Moreover, if the Democrats take control of the House of Representatives, they are likely to use their oversight prerogatives to sway policy-making one way or the other. It is likely that the House will seek to press the Trump administration to halt US arms exports to Saudi Arabia and use it as a leverage to end the war in Yemen. The Trump administration’s recent call for a ceasefire in Yemen by the end of November is an attempt to pre-empt this expected development.

A Democrat-dominated House is also likely to push for cuts in the defence budget. The funding for Overseas Contingency Operations (OCO), which finances the US wars in Iraq and Syria, is expected to significantly decrease in 2019, which means

the White House will be limited in its ability to militarily deter Iranian influence in the Middle East.

Increasing focus on foreign policy

Electoral setbacks in midterm elections usually lead to a Congress that tends to disrupt the domestic affairs agenda of the White House. In this sense, the Trump administration is likely to focus more on foreign policy in the period between the midterm election and the start of the presidential campaign in mid-2019.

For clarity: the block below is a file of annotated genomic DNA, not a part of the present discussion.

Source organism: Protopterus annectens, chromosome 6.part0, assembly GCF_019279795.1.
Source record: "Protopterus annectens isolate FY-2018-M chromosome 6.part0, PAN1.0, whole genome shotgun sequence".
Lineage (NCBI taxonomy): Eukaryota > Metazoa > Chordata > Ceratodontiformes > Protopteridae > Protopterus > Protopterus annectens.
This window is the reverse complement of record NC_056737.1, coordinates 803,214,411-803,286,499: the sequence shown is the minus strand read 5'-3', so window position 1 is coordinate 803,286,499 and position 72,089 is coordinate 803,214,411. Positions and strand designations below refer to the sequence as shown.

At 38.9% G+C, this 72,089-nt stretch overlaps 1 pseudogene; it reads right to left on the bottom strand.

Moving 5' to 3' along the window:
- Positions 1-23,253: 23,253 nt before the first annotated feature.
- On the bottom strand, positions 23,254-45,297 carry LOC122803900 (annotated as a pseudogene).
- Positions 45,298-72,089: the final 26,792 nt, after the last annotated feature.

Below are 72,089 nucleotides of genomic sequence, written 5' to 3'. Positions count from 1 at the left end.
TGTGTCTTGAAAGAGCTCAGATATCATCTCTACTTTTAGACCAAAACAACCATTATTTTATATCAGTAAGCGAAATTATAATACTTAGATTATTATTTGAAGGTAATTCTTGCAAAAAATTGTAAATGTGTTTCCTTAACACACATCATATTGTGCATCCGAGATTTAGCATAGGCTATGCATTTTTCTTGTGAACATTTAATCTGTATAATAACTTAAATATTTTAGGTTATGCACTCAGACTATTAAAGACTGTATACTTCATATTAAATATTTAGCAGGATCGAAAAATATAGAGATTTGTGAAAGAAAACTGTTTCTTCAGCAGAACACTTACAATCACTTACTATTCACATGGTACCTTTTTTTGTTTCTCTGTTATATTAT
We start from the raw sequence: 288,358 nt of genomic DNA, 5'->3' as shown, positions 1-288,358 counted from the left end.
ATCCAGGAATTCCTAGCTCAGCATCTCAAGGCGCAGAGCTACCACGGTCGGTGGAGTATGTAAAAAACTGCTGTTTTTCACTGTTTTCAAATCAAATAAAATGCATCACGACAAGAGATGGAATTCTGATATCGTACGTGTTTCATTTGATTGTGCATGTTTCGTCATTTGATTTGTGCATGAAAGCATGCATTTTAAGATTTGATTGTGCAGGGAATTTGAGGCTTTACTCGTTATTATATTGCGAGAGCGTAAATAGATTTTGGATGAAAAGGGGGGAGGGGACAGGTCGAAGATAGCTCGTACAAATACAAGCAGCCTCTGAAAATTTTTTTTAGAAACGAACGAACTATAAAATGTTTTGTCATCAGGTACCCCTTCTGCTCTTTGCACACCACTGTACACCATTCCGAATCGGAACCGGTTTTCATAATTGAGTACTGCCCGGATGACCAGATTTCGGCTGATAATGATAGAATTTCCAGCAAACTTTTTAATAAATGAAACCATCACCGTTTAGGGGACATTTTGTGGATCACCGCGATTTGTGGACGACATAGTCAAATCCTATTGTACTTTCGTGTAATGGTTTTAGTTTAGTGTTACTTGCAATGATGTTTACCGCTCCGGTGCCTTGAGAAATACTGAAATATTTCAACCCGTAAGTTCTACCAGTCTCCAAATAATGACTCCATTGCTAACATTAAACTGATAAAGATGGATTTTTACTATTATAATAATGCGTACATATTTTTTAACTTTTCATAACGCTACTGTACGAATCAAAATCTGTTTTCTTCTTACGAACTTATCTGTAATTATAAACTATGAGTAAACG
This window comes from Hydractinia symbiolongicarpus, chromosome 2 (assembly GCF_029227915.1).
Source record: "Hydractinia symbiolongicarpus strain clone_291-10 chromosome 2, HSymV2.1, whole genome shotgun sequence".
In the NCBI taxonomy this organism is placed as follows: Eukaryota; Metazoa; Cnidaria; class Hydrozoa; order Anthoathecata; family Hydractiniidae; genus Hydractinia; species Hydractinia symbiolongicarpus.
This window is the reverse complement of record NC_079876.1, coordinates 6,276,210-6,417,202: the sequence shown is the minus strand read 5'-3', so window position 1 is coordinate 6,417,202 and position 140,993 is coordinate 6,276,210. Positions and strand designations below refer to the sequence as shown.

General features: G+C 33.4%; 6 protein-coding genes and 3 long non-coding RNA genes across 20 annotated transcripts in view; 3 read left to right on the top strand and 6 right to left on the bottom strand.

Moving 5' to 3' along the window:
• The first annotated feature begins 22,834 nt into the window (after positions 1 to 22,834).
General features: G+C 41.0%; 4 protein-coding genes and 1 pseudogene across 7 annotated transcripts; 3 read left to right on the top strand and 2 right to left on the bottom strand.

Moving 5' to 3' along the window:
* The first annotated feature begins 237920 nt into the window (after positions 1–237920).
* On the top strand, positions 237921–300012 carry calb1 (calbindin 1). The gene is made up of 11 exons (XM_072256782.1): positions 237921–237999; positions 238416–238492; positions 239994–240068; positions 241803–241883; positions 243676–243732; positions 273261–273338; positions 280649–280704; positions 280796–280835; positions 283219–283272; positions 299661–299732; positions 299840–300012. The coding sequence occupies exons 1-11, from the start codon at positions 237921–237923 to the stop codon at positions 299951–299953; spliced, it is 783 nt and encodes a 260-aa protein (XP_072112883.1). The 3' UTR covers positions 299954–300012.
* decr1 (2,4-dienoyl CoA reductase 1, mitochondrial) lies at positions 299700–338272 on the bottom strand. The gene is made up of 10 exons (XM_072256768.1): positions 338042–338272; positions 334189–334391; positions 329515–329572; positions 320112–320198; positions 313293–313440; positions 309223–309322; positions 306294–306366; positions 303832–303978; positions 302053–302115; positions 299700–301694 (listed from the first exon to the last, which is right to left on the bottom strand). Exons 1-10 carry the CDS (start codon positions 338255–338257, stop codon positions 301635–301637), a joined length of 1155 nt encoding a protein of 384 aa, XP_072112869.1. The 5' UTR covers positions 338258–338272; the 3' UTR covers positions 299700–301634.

This is likely to push Trump to finally reveal details of the peace plan he announced for the Israeli-Palestinian conflict. While the president has talked extensively about his intentions to bring the Israelis and the Palestinians to the negotiating table, he has given almost no concrete details on what he will propose to the two sides. Re-starting talks, however, would entail challenging Israeli Prime Minister Benjamin Netanyahu to be ready to make significant compromises, something Trump has been reluctant to do so far. There might be potential frictions between the two if Trump gets serious about launching peace talks before the end of his first term.